Date of Birth: 1933

Date of Death:

Place of Birth: Detroit, Michigan

Barbara Mayer

Making a Difference with Compassion and a Lively Spirit


Born the eldest of three children in 1933, Barbara Mayer says she was born “lucky” to two loving parents who provided her with a comfortable childhood and instilled in her the belief that those who are fortunate are obligated to help those who are not—a belief later cemented by the example set by her mother-in-law.


Barbara graduated from Central High School in Detroit in 1951 and attended Michigan State University for two years, leaving to marry Myron Gordon in 1952.  Their son, Robert Gordon, was born in 1954. The marriage ended, but she was fortunate to meet John Mayer.  They married in 1958 and would share 55 wonderful years which ended with his passing in 2014.   They would have three more children, David, born in 1959, Amy in 1963 and Nancy in 1965.  Prior to David’s birth, Barbara completed her education, earning a degree in elementary education from the University of Detroit in 1959 and began teaching second grade in 1960.


The 1980s would mark the beginning of a more than forty-year career as a volunteer in the Jewish and general communities. In 1980, seven families from Temple Beth Jacob in Pontiac stepped forward to sponsor immigrants from Vietnam: the Vietnamese Boat People.  The Mayers were among the seven.  Their Vietnamese family became an integral part of the Mayer family. Their friendship has continued to this day: Barbara has proudly witnessed their becoming American citizens, succeeding financially, and raising beautiful and productive children.


But that was not the only project Barbara undertook.  During that same time, she joined the National Council of Jewish Women (NCJW), where her desire to meet the needs of children found an outlet in multiple projects. She served as a chair of NCJW’s Children’s Literacy Program, working with first graders in Ferndale, Michigan. And she became deeply involved with Orchards Children’s Services, now an independent agency, but then an NCJW  program.  She was there at the ”birth” of Orchard’s Foster Care initiative, serving as chair for three years, and becoming a foster parent herself for four months.  She credits “watching it thrive along with the committee and professional staff” as one of her “proudest achievements.”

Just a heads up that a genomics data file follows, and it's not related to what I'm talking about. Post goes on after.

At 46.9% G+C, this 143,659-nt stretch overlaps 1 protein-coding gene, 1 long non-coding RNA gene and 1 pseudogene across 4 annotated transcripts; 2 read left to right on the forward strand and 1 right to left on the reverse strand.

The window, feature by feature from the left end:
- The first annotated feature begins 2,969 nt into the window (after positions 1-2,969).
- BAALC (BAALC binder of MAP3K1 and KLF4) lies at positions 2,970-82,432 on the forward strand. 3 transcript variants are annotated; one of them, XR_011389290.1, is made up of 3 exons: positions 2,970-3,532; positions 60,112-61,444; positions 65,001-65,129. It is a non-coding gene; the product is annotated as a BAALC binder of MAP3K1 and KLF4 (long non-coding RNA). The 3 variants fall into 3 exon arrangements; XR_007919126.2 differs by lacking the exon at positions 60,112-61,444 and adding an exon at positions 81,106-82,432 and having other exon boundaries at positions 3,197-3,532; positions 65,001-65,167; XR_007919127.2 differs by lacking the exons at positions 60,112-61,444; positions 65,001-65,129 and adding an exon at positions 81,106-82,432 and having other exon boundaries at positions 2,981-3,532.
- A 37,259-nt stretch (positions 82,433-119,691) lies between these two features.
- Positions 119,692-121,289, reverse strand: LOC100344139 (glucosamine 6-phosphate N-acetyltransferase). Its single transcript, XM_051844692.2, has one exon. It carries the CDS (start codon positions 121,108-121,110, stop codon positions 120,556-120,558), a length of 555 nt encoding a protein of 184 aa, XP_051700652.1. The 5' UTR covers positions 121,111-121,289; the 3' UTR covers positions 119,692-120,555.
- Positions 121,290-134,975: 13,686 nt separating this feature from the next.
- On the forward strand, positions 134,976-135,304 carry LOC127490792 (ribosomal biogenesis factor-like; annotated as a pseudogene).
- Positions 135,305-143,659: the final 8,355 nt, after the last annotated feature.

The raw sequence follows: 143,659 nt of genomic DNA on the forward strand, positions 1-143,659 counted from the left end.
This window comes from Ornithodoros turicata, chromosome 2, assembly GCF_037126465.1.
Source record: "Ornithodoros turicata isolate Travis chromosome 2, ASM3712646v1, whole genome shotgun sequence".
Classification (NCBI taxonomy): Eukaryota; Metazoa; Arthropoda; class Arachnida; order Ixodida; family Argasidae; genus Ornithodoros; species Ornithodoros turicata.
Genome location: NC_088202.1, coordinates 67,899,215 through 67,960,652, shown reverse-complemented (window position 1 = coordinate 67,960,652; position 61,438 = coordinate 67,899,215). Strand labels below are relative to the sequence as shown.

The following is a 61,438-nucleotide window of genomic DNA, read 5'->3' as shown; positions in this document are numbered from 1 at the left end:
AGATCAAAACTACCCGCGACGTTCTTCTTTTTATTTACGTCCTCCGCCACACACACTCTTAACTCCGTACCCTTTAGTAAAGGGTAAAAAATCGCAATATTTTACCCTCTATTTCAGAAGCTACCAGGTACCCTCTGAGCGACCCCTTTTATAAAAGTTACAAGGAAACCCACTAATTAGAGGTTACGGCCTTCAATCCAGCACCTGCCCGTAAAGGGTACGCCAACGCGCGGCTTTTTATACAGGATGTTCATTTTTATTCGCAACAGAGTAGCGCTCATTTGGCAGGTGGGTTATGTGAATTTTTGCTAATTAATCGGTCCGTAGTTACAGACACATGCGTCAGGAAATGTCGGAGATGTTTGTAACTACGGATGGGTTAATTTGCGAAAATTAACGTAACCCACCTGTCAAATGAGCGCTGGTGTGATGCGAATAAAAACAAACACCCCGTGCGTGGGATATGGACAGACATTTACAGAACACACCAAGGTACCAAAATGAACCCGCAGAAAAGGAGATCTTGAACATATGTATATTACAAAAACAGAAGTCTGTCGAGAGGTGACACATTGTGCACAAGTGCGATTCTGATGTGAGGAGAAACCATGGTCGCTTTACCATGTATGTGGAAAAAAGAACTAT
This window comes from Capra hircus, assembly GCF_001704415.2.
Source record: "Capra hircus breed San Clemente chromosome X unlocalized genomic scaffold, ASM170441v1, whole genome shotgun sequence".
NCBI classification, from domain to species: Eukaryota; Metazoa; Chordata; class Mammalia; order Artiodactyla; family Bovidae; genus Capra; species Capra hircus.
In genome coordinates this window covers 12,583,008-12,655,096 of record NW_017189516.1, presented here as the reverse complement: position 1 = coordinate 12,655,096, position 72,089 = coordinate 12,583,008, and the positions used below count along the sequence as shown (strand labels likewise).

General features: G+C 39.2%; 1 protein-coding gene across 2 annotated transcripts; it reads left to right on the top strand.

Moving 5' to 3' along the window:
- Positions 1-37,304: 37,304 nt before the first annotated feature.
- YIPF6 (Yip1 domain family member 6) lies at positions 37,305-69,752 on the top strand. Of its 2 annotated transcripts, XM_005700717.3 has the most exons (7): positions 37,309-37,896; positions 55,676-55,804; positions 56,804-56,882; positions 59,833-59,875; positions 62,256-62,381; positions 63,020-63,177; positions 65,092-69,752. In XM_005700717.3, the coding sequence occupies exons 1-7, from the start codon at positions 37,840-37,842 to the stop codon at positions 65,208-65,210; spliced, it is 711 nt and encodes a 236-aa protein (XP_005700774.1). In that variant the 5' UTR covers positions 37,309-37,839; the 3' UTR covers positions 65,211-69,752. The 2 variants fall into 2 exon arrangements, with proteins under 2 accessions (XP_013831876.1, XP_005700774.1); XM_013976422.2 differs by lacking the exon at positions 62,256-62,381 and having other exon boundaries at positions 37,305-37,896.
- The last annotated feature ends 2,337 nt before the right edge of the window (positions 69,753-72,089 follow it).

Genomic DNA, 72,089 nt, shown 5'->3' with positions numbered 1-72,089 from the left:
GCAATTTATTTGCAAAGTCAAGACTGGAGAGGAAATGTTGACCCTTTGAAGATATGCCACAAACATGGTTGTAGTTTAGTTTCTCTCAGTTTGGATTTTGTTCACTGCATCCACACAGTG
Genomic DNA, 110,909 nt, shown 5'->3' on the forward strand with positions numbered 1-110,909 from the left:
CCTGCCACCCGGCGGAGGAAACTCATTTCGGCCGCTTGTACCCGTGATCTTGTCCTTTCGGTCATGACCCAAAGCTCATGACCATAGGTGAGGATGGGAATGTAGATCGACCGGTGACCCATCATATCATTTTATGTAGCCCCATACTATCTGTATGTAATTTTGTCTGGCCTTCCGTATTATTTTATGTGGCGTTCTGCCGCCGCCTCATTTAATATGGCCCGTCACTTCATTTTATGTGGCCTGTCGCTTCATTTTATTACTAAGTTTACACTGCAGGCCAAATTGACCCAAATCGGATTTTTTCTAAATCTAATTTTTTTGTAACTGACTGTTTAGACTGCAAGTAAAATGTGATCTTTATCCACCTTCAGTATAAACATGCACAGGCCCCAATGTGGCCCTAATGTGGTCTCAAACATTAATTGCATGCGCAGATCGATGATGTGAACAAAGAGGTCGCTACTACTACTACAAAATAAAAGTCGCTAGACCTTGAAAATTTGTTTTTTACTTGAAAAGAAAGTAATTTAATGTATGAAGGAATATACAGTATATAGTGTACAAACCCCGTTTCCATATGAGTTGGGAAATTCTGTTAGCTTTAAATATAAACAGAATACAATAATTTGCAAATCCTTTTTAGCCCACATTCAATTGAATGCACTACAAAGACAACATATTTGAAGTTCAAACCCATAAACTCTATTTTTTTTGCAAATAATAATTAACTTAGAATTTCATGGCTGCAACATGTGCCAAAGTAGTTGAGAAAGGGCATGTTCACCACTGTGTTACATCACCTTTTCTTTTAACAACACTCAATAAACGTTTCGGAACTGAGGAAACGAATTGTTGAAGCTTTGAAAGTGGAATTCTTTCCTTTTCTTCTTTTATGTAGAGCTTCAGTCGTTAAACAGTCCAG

Yet another NCJW program to which Barbara has given her time is CASA (Children’s Advocates).  CASA volunteers work with Oakland County Probate Court, handling short-term review of minors, ages six and under, in guardianship situations. Barbara counts more than 20 years as a CASA volunteer.  Early in the program, when oversight extended to teenagers,  Barbara also worked with one teen in a residential home who, now grown, remains part of Barbara’s life today.


For many years, Barbara was also active in the Pontiac community, working with Allice Harreston at the Methodist Church on Baldwin, where Alice was director of a homeless shelter and soup kitchen.  Barbara served as her unofficial assistant.


Barbara’s good work has not gone unnoticed. She was honored In Lansing in the early 1980s for her work with Orchard’s Foster Care Initiative.  In 2009 she was the recipient of NCJW’S Ann Rubin Volunteer Award, given to one who “works on behalf of NCJW and contributes to its mandate of service for the welfare of others.”  And in 2019 she was honored by Orchard’s Children’s Service with the Carol Klein Women’s Leadership Award, one of two NCJW women to be the initial recipients of this award.  It recognized Barbara’s more than forty years of support for the agency.


Written by Barbara Grant

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